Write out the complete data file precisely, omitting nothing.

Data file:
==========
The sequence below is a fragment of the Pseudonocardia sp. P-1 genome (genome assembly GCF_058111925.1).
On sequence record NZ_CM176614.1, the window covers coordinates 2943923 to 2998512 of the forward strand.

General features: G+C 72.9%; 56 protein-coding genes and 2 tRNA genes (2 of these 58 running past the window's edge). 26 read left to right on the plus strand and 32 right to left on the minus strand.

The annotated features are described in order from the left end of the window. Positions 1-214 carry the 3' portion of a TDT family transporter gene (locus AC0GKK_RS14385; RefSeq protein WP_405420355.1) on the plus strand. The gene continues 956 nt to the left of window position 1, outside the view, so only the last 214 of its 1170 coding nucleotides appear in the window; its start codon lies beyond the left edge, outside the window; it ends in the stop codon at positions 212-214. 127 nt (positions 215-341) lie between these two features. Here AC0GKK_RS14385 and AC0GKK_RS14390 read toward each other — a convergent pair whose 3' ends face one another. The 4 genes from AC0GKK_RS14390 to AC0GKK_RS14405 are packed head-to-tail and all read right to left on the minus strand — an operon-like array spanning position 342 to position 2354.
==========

The sequence below is a fragment of the Pseudonocardia sp. P-1 genome (genome assembly GCF_058111925.1).
On sequence record NZ_CM176614.1, the window covers coordinates 2943923 to 2998512 of the forward strand.

General features: G+C 72.9%; 56 protein-coding genes and 2 tRNA genes (2 of these 58 running past the window's edge). 26 read left to right on the plus strand and 32 right to left on the minus strand.

The annotated features are described in order from the left end of the window. Positions 1-214 carry the 3' portion of a TDT family transporter gene (locus AC0GKK_RS14385; RefSeq protein WP_405420355.1) on the plus strand. The gene continues 956 nt to the left of window position 1, outside the view, so only the last 214 of its 1170 coding nucleotides appear in the window; its start codon lies beyond the left edge, outside the window; it ends in the stop codon at positions 212-214. 127 nt (positions 215-341) lie between these two features. Here AC0GKK_RS14385 and AC0GKK_RS14390 read toward each other — a convergent pair whose 3' ends face one another. The 4 genes from AC0GKK_RS14390 to AC0GKK_RS14405 are packed head-to-tail and all read right to left on the minus strand — an operon-like array spanning position 342 to position 2354.